I’m reading a book right now called Dovetail. So far, it doesn’t appear to relate to the fruit of the Spirit. But it still reminds me how it’s impossible to separate the different fruits from one another. They’re all related, and you can’t really produce one of them without also practicing several others. And nowhere is this clearer than with the fruit of the Spirit which is peace.

We all know that Isaiah called Messiah the Prince of peace. But did you know that, four times, Paul calls God the God of peace? If we’re made in God’s image, then, how can we sew discord or treat each other unkindly? How can we ignore the call to forgive and work together. So if the fruit of the Spirit is peace, how do we share it—or, in the words of our Lord, how are we to be blessed peacemakers, children of God?

The prayer that we prayed together to open worship today gives us some ideas—an outline, basically—for how to spread the gospel of peace. Peace is a thing, a presence all its own, and this is a prayer in which we ask to be instruments of the peace of Christ.

We live in a world filled with so much hatred. Politics in this country seem to have gone beyond the pale. We no longer debate, it seems; we hate. But disciples of Christ do not return hate for love. When and where we encounter hatred, we respond in love. We refuse to fall into the trap of demonizing those who disagree with them, but find in our supposed enemies a common humanity.

Part of the hatred, of course, is exaggerated. And many people willingly buy into the exaggeration. They gleefully let a chip get placed on their shoulder, and they carry that chip around. We meet the perceived injury with our own accusation, our own hurtful words. But disciples of Christ do not return injury for injury. We meet it with forgiveness. We look beyond the hurt to a place inhabited by empathy and compassion. And there we find peace; there we find Christ.

The world has lost its moorings. People of faith—in the United States, at least—are reduced by about 1% every year. These are not just people who stop going to church (or temple or mosque). These are people who, when asked, respond that they have no relationship to any faith whatsoever. I believe firmly in everyone’s right to their own beliefs—or even to no faith whatsoever. But the void that’s being created is being with leaders who preach politics, churches that condemn those that disagree with them, faith expressions that discourage dialogue. In a world where doubt seems to rule, we are called upon to keep the faith—not through the peace of easy answers, but through the hard-won peace of a faith that asks questions, a faith that welcomes strangers and questioners and those who have been condemned by a faith is not filtered through love.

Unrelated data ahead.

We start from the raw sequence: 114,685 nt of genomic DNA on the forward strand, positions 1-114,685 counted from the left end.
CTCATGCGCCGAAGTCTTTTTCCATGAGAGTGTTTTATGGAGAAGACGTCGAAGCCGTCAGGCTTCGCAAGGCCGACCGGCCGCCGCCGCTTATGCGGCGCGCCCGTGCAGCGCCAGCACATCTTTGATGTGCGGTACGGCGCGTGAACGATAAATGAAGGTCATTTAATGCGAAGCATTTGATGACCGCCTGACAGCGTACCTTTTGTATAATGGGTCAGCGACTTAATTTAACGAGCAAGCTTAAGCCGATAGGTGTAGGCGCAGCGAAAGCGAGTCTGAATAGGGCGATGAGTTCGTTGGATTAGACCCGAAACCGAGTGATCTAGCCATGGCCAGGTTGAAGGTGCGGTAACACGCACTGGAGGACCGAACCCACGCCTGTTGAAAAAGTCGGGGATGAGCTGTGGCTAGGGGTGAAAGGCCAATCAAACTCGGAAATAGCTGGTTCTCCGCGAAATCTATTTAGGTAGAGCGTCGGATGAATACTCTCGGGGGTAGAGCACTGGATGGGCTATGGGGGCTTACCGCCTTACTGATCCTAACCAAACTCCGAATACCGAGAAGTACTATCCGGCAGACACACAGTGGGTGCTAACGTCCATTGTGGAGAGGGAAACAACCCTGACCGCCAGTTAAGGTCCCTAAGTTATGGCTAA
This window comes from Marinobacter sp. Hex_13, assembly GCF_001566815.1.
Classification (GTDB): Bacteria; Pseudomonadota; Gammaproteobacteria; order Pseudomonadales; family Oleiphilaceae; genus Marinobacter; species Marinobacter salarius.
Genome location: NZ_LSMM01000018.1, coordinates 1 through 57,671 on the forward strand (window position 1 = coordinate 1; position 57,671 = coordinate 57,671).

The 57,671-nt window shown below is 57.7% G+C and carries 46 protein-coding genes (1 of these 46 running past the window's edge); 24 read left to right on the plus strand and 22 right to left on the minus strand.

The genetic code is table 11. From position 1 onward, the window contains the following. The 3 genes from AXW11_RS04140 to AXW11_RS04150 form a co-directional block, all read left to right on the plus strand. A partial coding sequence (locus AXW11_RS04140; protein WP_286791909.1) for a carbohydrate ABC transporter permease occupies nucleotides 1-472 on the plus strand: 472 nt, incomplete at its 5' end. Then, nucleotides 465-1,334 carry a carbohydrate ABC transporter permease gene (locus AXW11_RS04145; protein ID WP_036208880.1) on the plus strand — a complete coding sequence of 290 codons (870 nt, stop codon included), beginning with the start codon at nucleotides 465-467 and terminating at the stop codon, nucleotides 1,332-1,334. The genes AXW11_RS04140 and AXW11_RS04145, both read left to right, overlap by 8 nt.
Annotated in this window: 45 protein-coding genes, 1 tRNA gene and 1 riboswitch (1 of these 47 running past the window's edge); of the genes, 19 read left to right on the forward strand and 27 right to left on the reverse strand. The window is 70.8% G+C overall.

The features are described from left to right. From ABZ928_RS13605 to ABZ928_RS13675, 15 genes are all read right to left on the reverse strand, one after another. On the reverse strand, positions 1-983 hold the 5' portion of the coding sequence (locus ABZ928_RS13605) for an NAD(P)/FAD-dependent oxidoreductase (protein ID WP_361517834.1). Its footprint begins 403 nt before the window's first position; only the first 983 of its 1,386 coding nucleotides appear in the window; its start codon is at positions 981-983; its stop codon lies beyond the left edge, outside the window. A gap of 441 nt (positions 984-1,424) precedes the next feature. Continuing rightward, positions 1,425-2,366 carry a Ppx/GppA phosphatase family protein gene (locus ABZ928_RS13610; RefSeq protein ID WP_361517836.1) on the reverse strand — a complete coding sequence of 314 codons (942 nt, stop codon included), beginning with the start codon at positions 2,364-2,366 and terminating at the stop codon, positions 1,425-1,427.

Into situations of despair, into dark places, into sad dwelling-places, we, as followers of Christ, are called upon to send peace. When there is no end in sight to warfare and no solution to an ongoing problem, we do not lose hope. Through kind words and material demonstrations of a peace that surpasses understanding, we help people pass through the tunnel of despair.

When truth is hidden—often intentionally—we shed light. Because it’s the fruit of the Spirit that is peace, we look to the Holy Spirit for courage and inspiration to speak truth to power, even when our voice shakes. One voice is a light in the darkness, and one candle can light many others.

And though it was joy that I talked about last week, it can’t be denied that happiness is a component of peace. Choosing one solution in a swamp of unsolved problems can set us on a course that leads to joy—not an ecstatic jumping for joy, but a peaceful assurance of wholeness.

I hope you can see that peace isn’t just a word. It’s not an independent concept. It’s at the center of movement in the life of a Christian. We receive the grace of God—the unconditional love preached by and shared by Jesus of Nazareth, the love shown to us on the cross. In the place of peace that that grace delivers us to, we bless those around us with love: We love God; we love our neighbors; we even love our enemies—not by pretending and not by denying the feelings in our hearts, but by choosing to treat them lovingly.

Peace is at the center of our witness as Christians. It’s what we receive from God and it’s what we share with others. The peace of a great empire usually has as its foundation a power so strong that others are afraid of it. The peace of God’s kindom has as its foundation a power that unites all people under the banner of love. Thus the pax romana was destined to come to an end, while the peace of Christ will endure forever.
—©2022 Sam L. Greening, Jr.